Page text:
Secretary of State Michael Gove responds to the FCA’s report about the buildings insurance market for multiple-occupancy residential buildings

The Department for Levelling Up, Housing and Communities (DLUHC) has published a further letter to the FCA from the Secretary of State, Michael Gove, setting out his response to the FCA’s September 2022 report about the multiple-occupancy residential buildings insurance market.

The letter acknowledges the FCA’s report and thanks the FCA for its work to date, but Gove has:

  • requested that the FCA presents an implementation plan for reforms by summer 2023; and
  • set out his understanding that the FCA will publish a review into brokers charging the highest commissions by March 2023, following its work to assess unusually high broker commissions.

The letter acknowledges that the government also needs to act and highlights the practice of insurance firms sharing commissions and other payments with property managing agents and freeholders (such payments in some cases making up at least 30% of the total premiums paid by leaseholders for their buildings insurance).  Gove also comments on the lack of transparency and access to relevant information faced by leaseholders, alongside material concerns around the potential for hidden insurance charges which has caused considerable distress to leaseholders.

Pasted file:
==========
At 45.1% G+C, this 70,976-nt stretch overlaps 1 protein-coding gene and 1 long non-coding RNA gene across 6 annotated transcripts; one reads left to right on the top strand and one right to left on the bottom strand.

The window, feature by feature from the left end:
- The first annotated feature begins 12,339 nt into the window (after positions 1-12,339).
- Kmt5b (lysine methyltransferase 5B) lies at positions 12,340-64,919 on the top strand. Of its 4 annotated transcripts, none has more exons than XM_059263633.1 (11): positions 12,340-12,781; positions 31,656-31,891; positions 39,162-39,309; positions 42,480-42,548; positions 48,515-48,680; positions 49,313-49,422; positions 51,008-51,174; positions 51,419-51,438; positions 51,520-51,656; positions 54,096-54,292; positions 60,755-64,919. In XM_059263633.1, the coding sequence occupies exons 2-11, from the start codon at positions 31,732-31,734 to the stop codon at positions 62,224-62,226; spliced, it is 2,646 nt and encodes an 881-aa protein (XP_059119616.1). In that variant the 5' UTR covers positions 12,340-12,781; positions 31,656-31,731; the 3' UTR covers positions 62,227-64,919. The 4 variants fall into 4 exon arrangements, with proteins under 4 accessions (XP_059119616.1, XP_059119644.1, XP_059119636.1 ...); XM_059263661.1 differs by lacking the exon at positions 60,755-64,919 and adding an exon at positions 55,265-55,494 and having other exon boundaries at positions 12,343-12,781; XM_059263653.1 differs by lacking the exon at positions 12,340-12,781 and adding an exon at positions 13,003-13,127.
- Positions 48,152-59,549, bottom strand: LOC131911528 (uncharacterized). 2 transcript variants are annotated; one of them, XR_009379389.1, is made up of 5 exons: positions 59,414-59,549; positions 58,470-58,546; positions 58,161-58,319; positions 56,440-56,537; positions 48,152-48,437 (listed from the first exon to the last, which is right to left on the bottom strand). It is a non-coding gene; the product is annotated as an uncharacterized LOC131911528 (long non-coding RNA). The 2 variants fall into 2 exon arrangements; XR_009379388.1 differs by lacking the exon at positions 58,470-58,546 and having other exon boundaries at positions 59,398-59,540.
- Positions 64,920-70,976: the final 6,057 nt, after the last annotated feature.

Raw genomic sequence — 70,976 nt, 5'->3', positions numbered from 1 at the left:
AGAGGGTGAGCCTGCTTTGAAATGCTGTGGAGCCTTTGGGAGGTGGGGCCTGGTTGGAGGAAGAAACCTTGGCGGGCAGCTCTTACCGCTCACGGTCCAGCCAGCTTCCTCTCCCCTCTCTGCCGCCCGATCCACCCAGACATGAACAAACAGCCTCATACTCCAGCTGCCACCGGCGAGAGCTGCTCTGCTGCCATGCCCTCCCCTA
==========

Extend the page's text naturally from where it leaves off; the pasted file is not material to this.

Gove has said that he will take action:

  • to ban managing agents, landlords and freeholders from taking commissions and other payments when they take out buildings insurance, replacing such payments with more transparent fees;
  • to press insurance firms, managing agents, landlords and freeholders to change their practices as a matter of priority;
  • to arm leaseholders with more information to enable them to better scrutinise their insurance costs; and
  • to ensure that leaseholders are not subject to unjustified legal costs and that they can claim their legal costs back from their landlord.

Gove has stated that these steps will ensure leaseholder insurance costs are fairer, more transparent and will rebalance the legal costs regime to give leaseholders greater confidence to challenge their costs, supporting fair value for the leaseholder.

This development, perhaps not unexpected, is likely to significantly disrupt the multi-occupancy residential buildings insurance marketplace, and will very likely alter the landscape of property managing agent remuneration.  Any insurance firms operating in this marketplace, be they insurers or distributors, should start to review how they deal with the property managing sector.

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